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Taiwan Partridge Arborophila crudigularis

This species is classified as Near Threatened because it is likely to have a small population, which is probably undergoing a decline owing to habitat loss, although there is little information available on its sub-population structure. If surveys showed it to have a smaller population than currently thought, or that it had a particular sub-population structure, it might qualify for uplisting to a higher threat category.

Taxonomic source(s)
Sibley, C. G.; Monroe, B. L. 1990. Distribution and taxonomy of birds of the world. Yale University Press, New Haven, USA.

Distribution and population
Arborophila crudigularis is confined to the mountains of central Taiwan (China), where it occurs in broadleaved forest at 700-2,300 m. It was formerly widespread but there have been no surveys and few records in recent years, and its population could now be below 10,000 individuals. Although it is probably secure inside protected areas, it is likely to be declining elsewhere.

Population justification
The global population size has been estimated at c.<10,000 individuals (del Hoyo et al. 1994), and so it is placed in the band 2,500-9,999 individuals. This equates to 1,667-6,666 mature individuals, rounded here to 1,500-7,000 mature individuals. Brazil (2009) estimates the population size in Taiwan at c.100-10,000 breeding pairs.

Trend justification
There are no data on population trends; however, habitat loss is suspected to be causing an on-going decline in this species's population.

It favours thickets and damp undergrowth in broadleaved evergreen forest, principally at 1,500-2,000 m, but ranges from 700 to 3,000 m.

It is suspected to be declining because of forest loss for timber production and conversion to agricultural land, and possibly also because of the use of pesticides.

Conservation Actions Underway
Some 11% of Taiwan is protected, in six national parks and in nature reserves and wildlife sanctuaries, and the species is well represented in these protected areas. Conservation Actions Proposed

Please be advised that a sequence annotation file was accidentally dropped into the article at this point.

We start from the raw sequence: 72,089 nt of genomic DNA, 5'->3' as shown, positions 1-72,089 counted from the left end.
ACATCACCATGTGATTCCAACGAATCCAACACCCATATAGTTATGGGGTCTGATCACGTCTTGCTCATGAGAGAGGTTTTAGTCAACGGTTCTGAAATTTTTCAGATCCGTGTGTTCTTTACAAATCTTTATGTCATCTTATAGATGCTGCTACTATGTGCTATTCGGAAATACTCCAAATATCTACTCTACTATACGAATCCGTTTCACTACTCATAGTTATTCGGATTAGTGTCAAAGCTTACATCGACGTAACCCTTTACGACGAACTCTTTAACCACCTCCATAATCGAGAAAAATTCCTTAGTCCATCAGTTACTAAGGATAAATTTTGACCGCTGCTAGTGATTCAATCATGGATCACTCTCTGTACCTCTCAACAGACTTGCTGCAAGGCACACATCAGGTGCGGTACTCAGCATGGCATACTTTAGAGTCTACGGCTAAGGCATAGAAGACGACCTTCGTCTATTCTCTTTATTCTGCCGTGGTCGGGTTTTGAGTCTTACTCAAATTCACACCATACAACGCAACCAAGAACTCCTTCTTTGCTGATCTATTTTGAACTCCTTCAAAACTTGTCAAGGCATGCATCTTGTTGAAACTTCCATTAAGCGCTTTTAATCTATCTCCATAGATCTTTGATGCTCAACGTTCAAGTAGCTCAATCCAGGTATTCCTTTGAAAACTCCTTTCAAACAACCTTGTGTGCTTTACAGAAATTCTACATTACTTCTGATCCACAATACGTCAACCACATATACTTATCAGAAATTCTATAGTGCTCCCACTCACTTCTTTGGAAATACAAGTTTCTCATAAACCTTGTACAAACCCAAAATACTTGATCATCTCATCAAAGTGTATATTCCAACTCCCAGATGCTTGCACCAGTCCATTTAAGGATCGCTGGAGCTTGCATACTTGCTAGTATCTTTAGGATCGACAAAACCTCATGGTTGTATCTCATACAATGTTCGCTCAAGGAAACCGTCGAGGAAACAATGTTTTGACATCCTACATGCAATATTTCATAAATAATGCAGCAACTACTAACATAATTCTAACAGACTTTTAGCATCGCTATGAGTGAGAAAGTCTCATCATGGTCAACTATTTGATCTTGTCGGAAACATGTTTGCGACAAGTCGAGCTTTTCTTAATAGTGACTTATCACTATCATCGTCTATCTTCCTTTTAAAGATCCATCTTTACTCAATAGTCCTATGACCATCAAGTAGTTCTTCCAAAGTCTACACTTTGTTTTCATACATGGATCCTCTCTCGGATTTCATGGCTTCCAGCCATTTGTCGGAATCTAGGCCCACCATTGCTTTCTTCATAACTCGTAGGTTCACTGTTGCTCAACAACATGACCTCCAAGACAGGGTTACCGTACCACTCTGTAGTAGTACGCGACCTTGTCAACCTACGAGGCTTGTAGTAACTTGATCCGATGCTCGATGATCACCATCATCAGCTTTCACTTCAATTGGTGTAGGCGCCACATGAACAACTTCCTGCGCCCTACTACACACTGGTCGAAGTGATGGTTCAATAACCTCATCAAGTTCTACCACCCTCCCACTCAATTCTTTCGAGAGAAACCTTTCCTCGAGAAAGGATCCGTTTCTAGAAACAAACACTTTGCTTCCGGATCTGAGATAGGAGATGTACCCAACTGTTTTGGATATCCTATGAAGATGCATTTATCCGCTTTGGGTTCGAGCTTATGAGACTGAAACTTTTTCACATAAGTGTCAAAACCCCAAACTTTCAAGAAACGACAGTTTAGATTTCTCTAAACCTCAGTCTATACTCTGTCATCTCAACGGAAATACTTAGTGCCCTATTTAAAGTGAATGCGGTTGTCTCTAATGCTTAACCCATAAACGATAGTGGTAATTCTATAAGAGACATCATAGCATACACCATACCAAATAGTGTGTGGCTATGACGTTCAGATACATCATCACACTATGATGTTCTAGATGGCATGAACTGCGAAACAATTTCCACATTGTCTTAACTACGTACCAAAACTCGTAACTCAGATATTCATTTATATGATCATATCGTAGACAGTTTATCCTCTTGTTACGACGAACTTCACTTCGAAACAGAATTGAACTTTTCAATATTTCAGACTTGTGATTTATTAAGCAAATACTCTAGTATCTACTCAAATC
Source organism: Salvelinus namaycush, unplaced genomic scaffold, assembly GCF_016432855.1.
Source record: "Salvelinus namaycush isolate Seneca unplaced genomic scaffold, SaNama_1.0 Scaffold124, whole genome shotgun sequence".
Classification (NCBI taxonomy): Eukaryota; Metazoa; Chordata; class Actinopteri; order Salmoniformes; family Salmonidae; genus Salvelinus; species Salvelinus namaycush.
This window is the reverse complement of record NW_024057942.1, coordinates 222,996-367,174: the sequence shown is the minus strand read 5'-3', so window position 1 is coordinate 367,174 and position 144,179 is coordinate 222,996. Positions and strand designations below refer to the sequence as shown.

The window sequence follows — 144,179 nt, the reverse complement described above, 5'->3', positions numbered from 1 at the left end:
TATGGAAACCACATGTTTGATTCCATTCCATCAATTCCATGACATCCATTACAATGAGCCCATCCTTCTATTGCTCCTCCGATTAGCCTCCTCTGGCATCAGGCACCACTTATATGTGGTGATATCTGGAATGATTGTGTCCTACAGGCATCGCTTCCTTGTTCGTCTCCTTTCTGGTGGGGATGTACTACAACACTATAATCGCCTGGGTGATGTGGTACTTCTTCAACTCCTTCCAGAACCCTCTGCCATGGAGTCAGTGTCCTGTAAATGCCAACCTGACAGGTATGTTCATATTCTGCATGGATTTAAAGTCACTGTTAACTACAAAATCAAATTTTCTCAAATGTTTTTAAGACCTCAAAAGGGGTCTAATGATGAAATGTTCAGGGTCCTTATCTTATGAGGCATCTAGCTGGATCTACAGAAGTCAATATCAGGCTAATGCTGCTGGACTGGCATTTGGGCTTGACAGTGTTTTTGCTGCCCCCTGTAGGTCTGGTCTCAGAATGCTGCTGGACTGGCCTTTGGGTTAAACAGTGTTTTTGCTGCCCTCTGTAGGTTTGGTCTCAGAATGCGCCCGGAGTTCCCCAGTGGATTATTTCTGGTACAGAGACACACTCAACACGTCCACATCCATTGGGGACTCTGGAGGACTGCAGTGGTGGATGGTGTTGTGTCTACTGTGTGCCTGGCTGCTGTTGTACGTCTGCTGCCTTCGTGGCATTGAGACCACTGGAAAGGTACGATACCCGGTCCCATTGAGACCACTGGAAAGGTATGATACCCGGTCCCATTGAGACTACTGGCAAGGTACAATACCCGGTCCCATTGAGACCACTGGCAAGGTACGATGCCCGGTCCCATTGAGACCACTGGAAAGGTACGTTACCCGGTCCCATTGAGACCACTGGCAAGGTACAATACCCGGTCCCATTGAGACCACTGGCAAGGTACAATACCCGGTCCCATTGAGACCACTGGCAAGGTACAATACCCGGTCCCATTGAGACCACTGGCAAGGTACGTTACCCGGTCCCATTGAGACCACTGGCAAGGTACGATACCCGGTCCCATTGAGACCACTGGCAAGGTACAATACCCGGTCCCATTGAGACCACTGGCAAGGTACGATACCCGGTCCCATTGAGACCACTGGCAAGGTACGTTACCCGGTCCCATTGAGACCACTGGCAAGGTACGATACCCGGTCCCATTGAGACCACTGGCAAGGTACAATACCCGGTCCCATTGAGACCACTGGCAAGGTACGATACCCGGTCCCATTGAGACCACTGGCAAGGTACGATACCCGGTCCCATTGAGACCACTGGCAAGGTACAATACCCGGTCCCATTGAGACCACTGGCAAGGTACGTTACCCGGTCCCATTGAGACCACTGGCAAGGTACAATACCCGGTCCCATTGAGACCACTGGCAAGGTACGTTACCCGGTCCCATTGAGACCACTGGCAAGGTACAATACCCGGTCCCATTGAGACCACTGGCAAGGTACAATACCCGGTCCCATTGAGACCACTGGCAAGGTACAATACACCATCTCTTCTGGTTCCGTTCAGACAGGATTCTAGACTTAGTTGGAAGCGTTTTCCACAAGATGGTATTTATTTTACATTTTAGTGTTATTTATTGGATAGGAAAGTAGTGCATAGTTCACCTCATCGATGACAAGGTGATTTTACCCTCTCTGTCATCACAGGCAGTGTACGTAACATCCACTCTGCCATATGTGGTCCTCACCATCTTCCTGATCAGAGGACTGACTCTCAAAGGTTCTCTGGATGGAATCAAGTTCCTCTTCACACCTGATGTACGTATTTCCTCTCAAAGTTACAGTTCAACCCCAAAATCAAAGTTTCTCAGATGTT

Survey to assess its population size. Monitor populations both inside and outside protected areas. Enforce the protection afforded to the species by the national parks.

BirdLife International. 2001. Threatened birds of Asia: the BirdLife International Red Data Book. BirdLife International, Cambridge, U.K.

Brazil, M. 2009. Birds of East Asia: eastern China, Taiwan, Korea, Japan, eastern Russia. Christopher Helm, London.

del Hoyo, J.; Elliott, A.; Sargatal, J. 1994. Handbook of the Birds of the World, vol. 2: New World Vultures to Guineafowl. Lynx Edicions, Barcelona, Spain.

Further web sources of information
Detailed species accounts from the Threatened birds of Asia: the BirdLife International Red Data Book (BirdLife International 2001).

Text account compilers
Taylor, J., Symes, A., Benstead, P., Mahood, S.

IUCN Red List evaluators
Butchart, S., Taylor, J.

Recommended citation
BirdLife International (2014) Species factsheet: Arborophila crudigularis. Downloaded from on 20/04/2014. Recommended citation for factsheets for more than one species: BirdLife International (2014) IUCN Red List for birds. Downloaded from on 20/04/2014.

This information is based upon, and updates, the information published in BirdLife International (2000) Threatened birds of the world. Barcelona and Cambridge, UK: Lynx Edicions and BirdLife International, BirdLife International (2004) Threatened birds of the world 2004 CD-ROM and BirdLife International (2008) Threatened birds of the world 2008 CD-ROM. These sources provide the information for species accounts for the birds on the IUCN Red List.

To provide new information to update this factsheet or to correct any errors, please email BirdLife

To contribute to discussions on the evaluation of the IUCN Red List status of Globally Threatened Birds, please visit BirdLife's Globally Threatened Bird Forums.

Additional resources for this species

ARKive species - Taiwan partridge (Arborophila crudigularis) 0

Key facts
Current IUCN Red List category Near Threatened
Family Phasianidae (Grouse, pheasants and partridges)
Species name author (Swinhoe, 1864)
Population size 1500-7000 mature individuals
Population trend Decreasing
Distribution size (breeding/resident) 12,900 km2
Country endemic? Yes
Links to further information
- Additional Information on this species